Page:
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Panelists smoke out pros and cons of marijuana legalization

Experts said the legalization of recreational cannabis could increase tax revenue and facilitate discussion between patients and doctors about marijuana use.

Politicians, medical researchers and economic analysts reviewed economic and medical implications of California’s recent legalization of marijuana at an event at UCLA on Thursday. The panelists said they are optimistic the cannabis industry will be integrated into society, but are unsure of how it will develop in Los Angeles.

Gov. Jerry Brown signed the California adult-use marijuana law Jan. 1, making Los Angeles’ cannabis market the largest of any city in the world. However, federal law still classifies cannabis as a Schedule I drug, along with other illegal addictive substances such as heroin and LSD.

Several experts said they think legalizing marijuana will increase the state government’s tax revenue.

Fiona Ma, a former California State Assembly member, said only 25 percent of medical marijuana dispensaries paid taxes in 2014. It is difficult for the government to collect taxes from dispensaries because the process operates largely in cash, she said.

Ma said many banks refuse to offer services to marijuana dispensaries.

“No bank wants to tell you that they are banking the industry because they don’t want be on the front of the Wall Street Journal,” she said.

Ma said she is advocating for a bill to allow banks and financial institutions to provide services to the cannabis industry, which is estimated to be an $8 to 20 billion market.

Cat Packer, executive director and general manager of the Los Angeles Department of Cannabis Regulation, said she thinks it is hard to estimate how many jobs legal cannabis will create in California because of the large number of people already employed in the black market for marijuana.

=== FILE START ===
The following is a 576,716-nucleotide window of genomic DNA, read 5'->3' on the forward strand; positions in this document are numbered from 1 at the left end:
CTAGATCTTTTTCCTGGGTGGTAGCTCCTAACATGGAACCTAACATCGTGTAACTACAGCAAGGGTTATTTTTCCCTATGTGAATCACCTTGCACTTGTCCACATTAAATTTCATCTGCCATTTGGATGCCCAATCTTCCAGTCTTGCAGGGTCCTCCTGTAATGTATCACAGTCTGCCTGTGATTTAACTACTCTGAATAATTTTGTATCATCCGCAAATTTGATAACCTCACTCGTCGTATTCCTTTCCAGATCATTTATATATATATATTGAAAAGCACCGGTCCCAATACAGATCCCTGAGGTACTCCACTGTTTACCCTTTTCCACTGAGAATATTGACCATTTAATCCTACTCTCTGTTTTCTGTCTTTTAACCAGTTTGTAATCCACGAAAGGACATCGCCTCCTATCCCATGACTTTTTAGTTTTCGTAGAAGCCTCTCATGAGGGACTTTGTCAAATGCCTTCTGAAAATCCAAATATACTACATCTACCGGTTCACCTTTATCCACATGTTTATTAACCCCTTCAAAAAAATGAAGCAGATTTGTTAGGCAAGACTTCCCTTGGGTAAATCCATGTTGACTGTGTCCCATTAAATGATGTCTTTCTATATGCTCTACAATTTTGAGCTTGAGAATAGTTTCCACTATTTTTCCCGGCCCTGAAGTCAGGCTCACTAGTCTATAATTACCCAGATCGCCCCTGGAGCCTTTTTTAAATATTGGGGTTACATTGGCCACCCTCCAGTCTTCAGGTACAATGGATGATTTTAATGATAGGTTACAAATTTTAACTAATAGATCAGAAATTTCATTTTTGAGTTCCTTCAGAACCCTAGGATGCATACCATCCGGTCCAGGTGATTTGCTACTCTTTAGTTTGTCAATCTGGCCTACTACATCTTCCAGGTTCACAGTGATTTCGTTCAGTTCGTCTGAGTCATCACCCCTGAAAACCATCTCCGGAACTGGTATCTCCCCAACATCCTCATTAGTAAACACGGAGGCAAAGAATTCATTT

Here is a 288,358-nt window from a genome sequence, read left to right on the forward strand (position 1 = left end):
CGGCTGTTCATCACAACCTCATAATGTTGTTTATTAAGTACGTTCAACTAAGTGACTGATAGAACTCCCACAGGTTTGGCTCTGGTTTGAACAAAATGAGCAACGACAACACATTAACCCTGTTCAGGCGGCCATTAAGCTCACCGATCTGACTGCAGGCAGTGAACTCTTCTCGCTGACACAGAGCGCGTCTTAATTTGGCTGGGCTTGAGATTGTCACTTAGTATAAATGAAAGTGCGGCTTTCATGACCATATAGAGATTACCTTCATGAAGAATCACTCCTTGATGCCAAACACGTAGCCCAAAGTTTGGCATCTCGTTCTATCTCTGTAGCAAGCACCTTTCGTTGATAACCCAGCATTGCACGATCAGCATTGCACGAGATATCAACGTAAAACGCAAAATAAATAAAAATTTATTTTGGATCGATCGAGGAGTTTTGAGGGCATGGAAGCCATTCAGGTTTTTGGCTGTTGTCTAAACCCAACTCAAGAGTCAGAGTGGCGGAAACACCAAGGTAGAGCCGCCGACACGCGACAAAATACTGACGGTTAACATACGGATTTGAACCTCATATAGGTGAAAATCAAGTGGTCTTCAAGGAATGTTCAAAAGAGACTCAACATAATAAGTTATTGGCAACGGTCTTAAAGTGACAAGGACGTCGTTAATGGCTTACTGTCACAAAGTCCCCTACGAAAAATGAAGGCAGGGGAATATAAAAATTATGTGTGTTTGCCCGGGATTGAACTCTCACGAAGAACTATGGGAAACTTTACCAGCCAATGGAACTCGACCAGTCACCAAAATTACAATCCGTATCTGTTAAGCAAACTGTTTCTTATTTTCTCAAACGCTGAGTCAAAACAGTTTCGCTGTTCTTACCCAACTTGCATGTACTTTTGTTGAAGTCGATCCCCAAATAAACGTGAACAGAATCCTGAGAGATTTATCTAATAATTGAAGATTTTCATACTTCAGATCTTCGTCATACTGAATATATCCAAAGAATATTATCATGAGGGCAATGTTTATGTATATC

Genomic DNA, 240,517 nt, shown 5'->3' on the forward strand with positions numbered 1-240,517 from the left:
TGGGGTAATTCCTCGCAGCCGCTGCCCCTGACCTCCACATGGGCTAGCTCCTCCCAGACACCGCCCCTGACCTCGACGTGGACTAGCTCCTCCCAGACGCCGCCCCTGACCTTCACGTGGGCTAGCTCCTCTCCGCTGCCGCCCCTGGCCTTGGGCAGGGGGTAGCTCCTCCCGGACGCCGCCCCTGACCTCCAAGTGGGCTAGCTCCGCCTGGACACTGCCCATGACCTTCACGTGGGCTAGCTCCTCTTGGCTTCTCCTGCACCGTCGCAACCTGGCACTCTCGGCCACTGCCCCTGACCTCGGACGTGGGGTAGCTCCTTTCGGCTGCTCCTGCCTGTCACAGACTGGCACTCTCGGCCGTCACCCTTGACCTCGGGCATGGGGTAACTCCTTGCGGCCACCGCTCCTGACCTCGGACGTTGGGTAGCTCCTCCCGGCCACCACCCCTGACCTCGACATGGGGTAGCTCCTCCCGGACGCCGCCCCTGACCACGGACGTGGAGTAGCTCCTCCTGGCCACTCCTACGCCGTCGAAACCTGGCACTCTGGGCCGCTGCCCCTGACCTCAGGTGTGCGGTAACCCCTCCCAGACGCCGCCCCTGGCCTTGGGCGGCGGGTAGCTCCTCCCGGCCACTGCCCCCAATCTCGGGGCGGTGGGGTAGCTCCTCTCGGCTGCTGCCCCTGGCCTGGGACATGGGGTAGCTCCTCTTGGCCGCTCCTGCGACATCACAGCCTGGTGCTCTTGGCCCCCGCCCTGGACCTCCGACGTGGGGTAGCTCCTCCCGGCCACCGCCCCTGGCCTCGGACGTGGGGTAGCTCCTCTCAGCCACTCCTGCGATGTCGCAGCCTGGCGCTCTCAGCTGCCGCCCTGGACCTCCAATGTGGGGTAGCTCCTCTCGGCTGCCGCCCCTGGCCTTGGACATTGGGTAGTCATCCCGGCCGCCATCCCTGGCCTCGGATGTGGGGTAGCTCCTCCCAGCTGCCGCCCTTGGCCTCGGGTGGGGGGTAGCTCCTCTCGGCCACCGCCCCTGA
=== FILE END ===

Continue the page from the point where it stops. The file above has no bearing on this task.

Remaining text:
Experts added the effect of cannabis use on crime rates continues to be unclear.

Jeffrey Chen, executive director of the UCLA Cannabis Research Initiative, said studies that measure the change in property crime rates around dispensaries conflict with each other.

“Obviously crime rates relating to cannabis will go down, but the evidence connecting cannabis to other crimes like property and alcohol-related crimes is a mixed bag,” he said.

Medical specialists said they are cautious about cannabis’ health benefits because researchers have conducted relatively few studies on its effects.

Shaun Hussain, an assistant clinical professor of pediatric neurology at UCLA, said he thinks more research is needed to gauge cannabis’ safety.

“Right now, we have a lot of guesses about the safety of marijuana, and that is really the issue,” he said. “We need to figure out what are the medical benefits, who are those benefits for.”

Chen said it is difficult for researchers to acquire cannabis for research because it is classified under federal law as a Schedule I substance with no accepted medical use and a high potential for abuse. He added there is also less grant funding for studies on the therapeutic effects of cannabis.

“For studies that focus on the harm of cannabis, there are huge funds,” he said. “For therapeutic studies, there is significantly less funding.”

Rashmi Muller, an assistant clinical professor at UCLA, said social stigma has made it difficult for doctors to document and collect data on cannabis use because patients are often unwilling to disclose their cannabis usage.

Howard Padwa, a researcher at the UCLA Integrated Substance Abuse Program, said he hopes legalizing marijuana will help dispel the social stigma surrounding cannabis.

“(Legalization) will shift the way we talk about cannabis, making it something that physicians are willing to talk to patients about, in terms of potential medical treatment, and also in terms of something that can cause problems,” he said.

Chen said he thinks the public must be informed about cannabis research, and added he thinks Los Angeles has an important role to play in the cannabis industry.

“(People) should be very skeptical of things that they read … on both sides. There are competing agendas and money at stake,” he said. “I think Los Angeles is going to play the biggest role in how cannabis is regulated, researched, and utilized by the public.”

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Founder & Interim Editor of L.A. Cannabis News

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